My discovery of the last stein was an interesting quirk of fate. When you learn a new word it seems
to start popping up in everything you pick up. A short time after I bought this stein, I happened to
be on an errand that was next door to a pawn shop and decided to drop in to see if they had any steins.
They did have a couple of reproduction reservist steins. I asked if they ever got any old German beer
steins and mentioned my recent find. One of the gentlemen said he had an American Regimental beer stein
from World War I. I described mine, but he couldn’t recall what his stein looked like. We arranged to
meet the next day to compare steins. He forgot his stein but promised to send me photos. It was the same
type as my stein. I previously had asked if he was interested in selling it and he said he would for a
fair price. I told him I paid more for mine because of the story behind it and the fact the owner was
awarded the Silver Star. He joked that maybe his owner was awarded the Medal of Honor. I tried searching
the name on his stein for an associated family tree without any luck. I did, however, find an Abraham Cohn
who was awarded the Medal of Honor - - in the Civil War! Close, but no cigar – wrong war, wrong spelling.
Since the United States mobilized more than four million military personnel for the war with slightly more than half the mobilized troops being deployed to Europe7 in 51 divisions, there are bound to be many more of these steins and different divisions out there. Perhaps some are even in a hallowed space on the mantle of one of their descendants.
I have a strong feeling that the image displayed on the face of this stein is based on a prior artwork. I have searched hundreds of images of WWI posters, postcards, war memorials and war monuments without success. I was encouraged by one find though. I found a ceramic plaque that sold on eBay on May 5, 2011 that featured the same image, see photo. The inscription at the bottom of the image is “A.E.F. Germany 1919.” The plaque looks like it might be something that was placed on a monument or other type of memorial. Please let me know if you recognize it.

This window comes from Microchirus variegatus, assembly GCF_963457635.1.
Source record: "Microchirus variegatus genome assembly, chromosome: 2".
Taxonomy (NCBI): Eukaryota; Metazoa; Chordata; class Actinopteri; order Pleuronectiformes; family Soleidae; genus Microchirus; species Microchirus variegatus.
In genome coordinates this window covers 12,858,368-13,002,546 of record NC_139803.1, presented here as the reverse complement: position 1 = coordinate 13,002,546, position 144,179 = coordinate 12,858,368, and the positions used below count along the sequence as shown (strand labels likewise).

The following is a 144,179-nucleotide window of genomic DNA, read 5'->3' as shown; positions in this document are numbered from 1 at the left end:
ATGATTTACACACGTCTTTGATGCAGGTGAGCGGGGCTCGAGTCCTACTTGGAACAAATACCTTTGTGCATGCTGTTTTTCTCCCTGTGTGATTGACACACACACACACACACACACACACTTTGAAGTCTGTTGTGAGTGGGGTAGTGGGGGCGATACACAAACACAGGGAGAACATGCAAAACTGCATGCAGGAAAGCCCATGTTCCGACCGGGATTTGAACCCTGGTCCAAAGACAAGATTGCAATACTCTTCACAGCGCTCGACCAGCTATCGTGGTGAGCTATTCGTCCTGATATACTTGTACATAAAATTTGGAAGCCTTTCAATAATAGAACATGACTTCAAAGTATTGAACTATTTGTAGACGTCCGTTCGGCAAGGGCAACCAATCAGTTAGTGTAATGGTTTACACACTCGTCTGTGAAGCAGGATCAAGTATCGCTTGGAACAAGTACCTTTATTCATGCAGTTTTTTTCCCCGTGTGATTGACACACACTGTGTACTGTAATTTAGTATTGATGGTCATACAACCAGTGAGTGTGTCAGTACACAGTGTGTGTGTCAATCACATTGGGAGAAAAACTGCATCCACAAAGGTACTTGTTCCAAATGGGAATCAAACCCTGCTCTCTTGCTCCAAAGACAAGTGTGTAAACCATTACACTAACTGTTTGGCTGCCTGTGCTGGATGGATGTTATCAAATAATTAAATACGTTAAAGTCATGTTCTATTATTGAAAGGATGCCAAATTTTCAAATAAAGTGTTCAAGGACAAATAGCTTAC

The original owner of our Featured Stein was Sgt. John Spinnett.8 Sgt. Spinnett was born on April 19, 1894 in New Bedford, MA and died December 19, 1936 in a truck accident in Portsmouth, RI. He was buried in New Pawtuxet Cemetery in Warwick, RI and the government provided a free headstone to mark his grave. He was married on June 15, 1921 in Providence, RI to Lillian Lee, but he did not have any children. Sgt. John Spinnett enlisted on November 5, 1913, was promoted from private to sergeant in October 1918 and was discharged on February 29, 1920 with a furlough to the reserves. He was honorably discharged on June 4, 1920.9 Per the Military Times, his Silver Star Citation reads as follows: “By direction of the President, under the provisions of the act of Congress approved July 9, 1918 (Bul. No. 43, W.D., 1918), Sergeant John Spinnett (ASN: 42634), United States Army, is cited by the Commanding General, American Expeditionary Forces, for gallantry in action and a silver star may be placed upon the ribbon of the Victory Medals awarded him. Sergeant Spinnett distinguished himself by gallantry in action while serving with Company E, 16th Infantry Regiment, 1st Division, American Expeditionary Forces, in action south of Sedan, France, on the night of 5 - 6 November 1918, while conducting a machine-gun platoon in the attack against an enemy gun position.”10 The Silver Star medal and ribbon replaced the Silver Star Citation on July 19, 1932 (passed into law by Congress in 1942) and previous recipients are authorized the new medal. While detail records are not maintained by the Department of Defense, independent groups estimated that 100,000 to 150,000 Silver Stars have been awarded.11 That may seem like a lot, but when you consider the number of personnel in the Armed Forces during the period of its existence that amounts to less than 0.5 per cent issuance rate. That percentage would be higher if you only considered the troops actually in the combat zone. Compare that to one of Germany’s more famous medals, the Iron Cross. Over five million Iron Crosses were issued in The Great War.12 Even Hitler was awarded the Iron Cross. The Silver Star is the third highest award in the U.S. military. It is truly an elite award for gallantry in action. Our hero participated heroically in a great war and marched in three famous parades.